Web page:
Highway hauling on either bike is a comfortable enough chore for someone of my economical dimensions. At 173cm short I’m out of the worst of the windblast even with the NK’s ultra-upright stance. Though I would happily sacrifice 40mm of proximity with the ground for an equal amount of extra seat cushioning. It seems as if ease of footfall for less confident riders has come at the cost of comfort for bony bums. Taller riders may find the distance between the ’pegs and deeply scalloped saddle a touch on the tight side after a while, although AMCN’s resident jolly giant, Mark Vender, seemed quite content on our test spin (or it may just have been his general delight at escaping the subs desk).

So, does the 400NK languish permanently in the shadow of its big brother, with nothing to offer other than a leaner price tag? Again, no. Where the 400 does excel is in its superior smoothness, and improved fuelling. The 650 is prone to buzz a bit, particularly on the overrun. As this is felt primarily through your inner thighs as you grip the tank, it’s not as irritating as it would be manifested through the ’bars or ’pegs. The 400NK in contrast is as smooth as a silk cheongsam right through the rev range. CFMoto obviously found a better balance when resizing the NK’s 180º phased parallel-twin, both dynamically and also in its fuelling calibration. The smaller engine displays better manners by far when loaded up at low revs, and will pull away cleanly from its idle speed of around 1200rpm, while the 650 doesn’t find its natural rhythm until 3000rpm. So yes, little bro does have a few benefits over the big bruiser.

If you think there’s something familiar about the new CFMoto styling, you’re right. The new NKs have a contemporary, angular look similar to KTM’s roadbike range. Not so surprising, since Kiska design is behind both. But the connection goes even deeper. CFMoto also distributes KTM motorcycles to the Chinese market under the banner of KTMR2R. These are imported as knockdown kits and assembled in China by CFMoto. The fact that a serious competitor like KTM has put its reputation in the hands of another firm is a strong endorsement indeed. Chassis specs of the two NK models are listed as identical. Both come with the same CFMoto-badged, KYB-made non-adjustable fork, and the same KYB rear monoshock with adjustable rebound damping.

The braking system on the two bikes is identical, with J.Juan calipers biting twin 300mm discs up front and a 240mm disc out back, modulated via steel braided hoses by a Continental ABS system. Barcelona-based braking component company J.Juan supplies CFMoto from its Shanghai factory, and is steadily making inroads into the Asian motorcycle scene where it now enjoys a healthy 20 per cent of the market. These partnerships are helping CFMoto change the view of Chinese motorcycles. Kiska Design, J.Juan, KYB, plus the ABS unit supply and development partnership with German giant Continental, all show that CFMoto is looking beyond its own shores for the technology to produce quality globally mainstream motorcycles. And doing this while maintaining a big price advantage is impressive. Some Chinese-made bikes aren’t cheap enough to warrant the risk, but these CFMotos represent a damn good deal, which only the most foolish of brand snobs could overlook.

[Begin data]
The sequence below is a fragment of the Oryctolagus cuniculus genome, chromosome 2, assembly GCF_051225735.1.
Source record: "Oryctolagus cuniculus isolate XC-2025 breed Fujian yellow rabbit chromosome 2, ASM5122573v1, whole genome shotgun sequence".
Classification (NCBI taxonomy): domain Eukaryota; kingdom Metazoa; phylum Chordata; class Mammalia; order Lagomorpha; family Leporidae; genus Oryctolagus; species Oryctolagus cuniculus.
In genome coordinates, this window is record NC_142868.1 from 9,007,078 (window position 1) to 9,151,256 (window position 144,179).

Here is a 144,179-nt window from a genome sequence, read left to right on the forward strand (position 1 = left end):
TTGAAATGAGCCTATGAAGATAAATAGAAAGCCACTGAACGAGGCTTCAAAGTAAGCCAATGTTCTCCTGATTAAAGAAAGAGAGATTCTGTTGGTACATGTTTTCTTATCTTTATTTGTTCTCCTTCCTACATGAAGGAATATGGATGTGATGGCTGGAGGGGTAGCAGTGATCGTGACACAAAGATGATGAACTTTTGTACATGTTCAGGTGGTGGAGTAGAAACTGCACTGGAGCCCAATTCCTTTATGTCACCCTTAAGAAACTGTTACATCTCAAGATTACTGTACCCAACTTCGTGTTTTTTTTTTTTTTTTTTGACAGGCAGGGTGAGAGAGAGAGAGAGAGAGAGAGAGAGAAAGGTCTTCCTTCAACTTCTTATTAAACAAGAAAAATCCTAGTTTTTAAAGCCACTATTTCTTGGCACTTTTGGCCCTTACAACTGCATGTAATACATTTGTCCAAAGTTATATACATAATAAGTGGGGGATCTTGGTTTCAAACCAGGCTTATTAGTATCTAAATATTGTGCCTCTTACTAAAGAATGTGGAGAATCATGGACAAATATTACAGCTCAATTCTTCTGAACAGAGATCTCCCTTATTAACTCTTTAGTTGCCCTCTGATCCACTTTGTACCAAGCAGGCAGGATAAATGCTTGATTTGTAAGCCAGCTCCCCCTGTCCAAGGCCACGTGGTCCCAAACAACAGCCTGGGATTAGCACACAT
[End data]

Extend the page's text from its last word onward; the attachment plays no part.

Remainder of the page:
Chassis geometry isn’t rocket science, it’s fairly simple mathematics only complicated by pesky physics, funky design and human foibles. And it’s relatively easy to get right, as long as the engineers don’t get bored and try to push the boundaries and their luck. CFMoto has done the wise thing and gone for well-worn and trustworthy angles and dimensions with the NK’s frame. It has also kept weight distribution nice and central, with around one per cent front-end bias for sharp positive steering and quite a sporty disposition. The Kawasaki engine on which the NK’s donk is so unashamedly based seems to work well in a wide array of chassis applications, and the CFMoto version appears to carry the same favourable design characteristics.

A total weight of 209kg fully fuelled isn’t superlight by any means, but fairly average for a mid-capacity naked. Its low seat height ensures the weight seems less than the scales would claim when you’re on board, and it accommodates riders short in stature and/or low on experience. The acutely swept-back ’bars are narrower than usual for a modern day nakedbike, and so lack leverage for fast direction changes when the road starts to snake, but on the upside they’re perfect for scything through city traffic. The ’bars are also high in relation to the seat, and while again this doesn’t feel advantageous in the twisty bits, it promotes an ultra-upright riding position which is ideal for a bike which will spend most of its life serving an urban commuter, giving the rider a meerkat’s perspective of the road hazards ahead.

I was surprised to the point of a severe eyebrow raise to see a ‘map switch’ on both NKs, and not surprised in the slightest when I failed to feel any difference in throttle response whatsoever between the supposed Economy and Sport maps. Neither was a difference in output detected on the dyno. But it’s a nice touch of barstool bullshit to pull out when mean-hearted and ignorant folk are deriding your ride and mocking its lack of tech, clearly proven by a deficiency of acronym stickers. “It’s got bloody powerband maps mate! Your round innit?